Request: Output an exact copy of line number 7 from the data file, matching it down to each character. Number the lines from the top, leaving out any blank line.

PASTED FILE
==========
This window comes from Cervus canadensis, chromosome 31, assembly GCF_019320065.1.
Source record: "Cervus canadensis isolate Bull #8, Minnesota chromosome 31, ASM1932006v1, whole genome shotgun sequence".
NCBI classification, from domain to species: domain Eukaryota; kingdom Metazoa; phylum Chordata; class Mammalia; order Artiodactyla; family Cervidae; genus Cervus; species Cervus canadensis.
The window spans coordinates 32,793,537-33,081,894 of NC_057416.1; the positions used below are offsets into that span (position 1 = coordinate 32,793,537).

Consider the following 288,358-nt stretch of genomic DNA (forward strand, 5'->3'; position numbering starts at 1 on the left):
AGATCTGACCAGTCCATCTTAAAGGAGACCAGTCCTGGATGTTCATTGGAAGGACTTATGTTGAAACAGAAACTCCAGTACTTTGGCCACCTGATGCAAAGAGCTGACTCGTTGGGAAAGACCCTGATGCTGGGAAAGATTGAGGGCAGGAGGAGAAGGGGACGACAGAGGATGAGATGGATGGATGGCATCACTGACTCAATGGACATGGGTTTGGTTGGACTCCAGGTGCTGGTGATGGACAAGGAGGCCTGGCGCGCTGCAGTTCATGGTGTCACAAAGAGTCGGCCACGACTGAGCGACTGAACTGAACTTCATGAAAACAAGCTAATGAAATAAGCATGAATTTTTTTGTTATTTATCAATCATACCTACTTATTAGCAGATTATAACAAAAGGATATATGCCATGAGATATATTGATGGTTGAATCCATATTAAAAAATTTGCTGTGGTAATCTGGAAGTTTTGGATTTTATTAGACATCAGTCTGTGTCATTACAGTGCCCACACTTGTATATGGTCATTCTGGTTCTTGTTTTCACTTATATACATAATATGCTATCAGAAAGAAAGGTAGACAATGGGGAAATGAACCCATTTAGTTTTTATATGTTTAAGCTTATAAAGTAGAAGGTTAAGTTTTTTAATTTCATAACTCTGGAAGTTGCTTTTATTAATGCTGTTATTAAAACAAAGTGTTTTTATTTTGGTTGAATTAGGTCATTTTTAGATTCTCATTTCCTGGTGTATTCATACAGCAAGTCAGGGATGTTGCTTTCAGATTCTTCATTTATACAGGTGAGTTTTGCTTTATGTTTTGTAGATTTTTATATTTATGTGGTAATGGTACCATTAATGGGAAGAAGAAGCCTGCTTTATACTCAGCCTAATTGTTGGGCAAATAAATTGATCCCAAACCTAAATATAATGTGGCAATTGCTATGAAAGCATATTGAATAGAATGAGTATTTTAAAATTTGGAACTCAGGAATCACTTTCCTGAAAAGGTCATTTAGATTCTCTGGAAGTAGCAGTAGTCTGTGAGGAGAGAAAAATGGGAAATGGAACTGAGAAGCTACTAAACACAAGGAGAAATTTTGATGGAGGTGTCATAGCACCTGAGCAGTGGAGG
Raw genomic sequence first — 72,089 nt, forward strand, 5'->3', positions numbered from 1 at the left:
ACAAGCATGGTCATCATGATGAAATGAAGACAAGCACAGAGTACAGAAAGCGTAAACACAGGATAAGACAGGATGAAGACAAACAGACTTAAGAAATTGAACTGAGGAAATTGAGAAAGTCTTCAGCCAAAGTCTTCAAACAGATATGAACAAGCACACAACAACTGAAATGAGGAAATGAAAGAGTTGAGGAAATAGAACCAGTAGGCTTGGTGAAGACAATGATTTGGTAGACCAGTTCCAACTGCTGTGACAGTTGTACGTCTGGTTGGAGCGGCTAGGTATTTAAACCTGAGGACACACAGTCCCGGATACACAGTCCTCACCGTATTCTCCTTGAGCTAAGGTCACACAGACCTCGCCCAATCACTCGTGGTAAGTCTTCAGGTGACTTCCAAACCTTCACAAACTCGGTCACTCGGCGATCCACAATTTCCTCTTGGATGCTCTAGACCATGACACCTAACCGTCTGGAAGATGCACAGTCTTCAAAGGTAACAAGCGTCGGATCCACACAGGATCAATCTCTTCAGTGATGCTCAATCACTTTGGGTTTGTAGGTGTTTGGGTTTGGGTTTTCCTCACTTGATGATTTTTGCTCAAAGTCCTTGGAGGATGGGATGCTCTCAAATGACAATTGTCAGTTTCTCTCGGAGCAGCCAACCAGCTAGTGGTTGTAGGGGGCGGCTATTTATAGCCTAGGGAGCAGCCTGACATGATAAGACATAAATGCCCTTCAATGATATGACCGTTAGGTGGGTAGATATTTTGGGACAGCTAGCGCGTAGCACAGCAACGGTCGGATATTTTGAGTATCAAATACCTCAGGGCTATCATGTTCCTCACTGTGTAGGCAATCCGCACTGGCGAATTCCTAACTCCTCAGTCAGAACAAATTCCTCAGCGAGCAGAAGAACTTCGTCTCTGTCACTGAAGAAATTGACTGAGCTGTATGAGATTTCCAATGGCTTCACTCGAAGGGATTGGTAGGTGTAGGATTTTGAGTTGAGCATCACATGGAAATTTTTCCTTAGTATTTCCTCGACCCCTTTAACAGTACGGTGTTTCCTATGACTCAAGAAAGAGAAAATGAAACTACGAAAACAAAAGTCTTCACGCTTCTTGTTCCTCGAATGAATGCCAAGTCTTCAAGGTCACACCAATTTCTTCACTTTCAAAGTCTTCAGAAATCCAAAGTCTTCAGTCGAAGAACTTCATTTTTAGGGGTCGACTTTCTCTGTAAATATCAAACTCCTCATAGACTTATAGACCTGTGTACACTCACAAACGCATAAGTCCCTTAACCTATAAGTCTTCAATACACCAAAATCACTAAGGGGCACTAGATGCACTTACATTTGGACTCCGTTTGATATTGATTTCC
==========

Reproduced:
Raw genomic sequence first — 72,089 nt, forward strand, 5'->3', positions numbered from 1 at the left: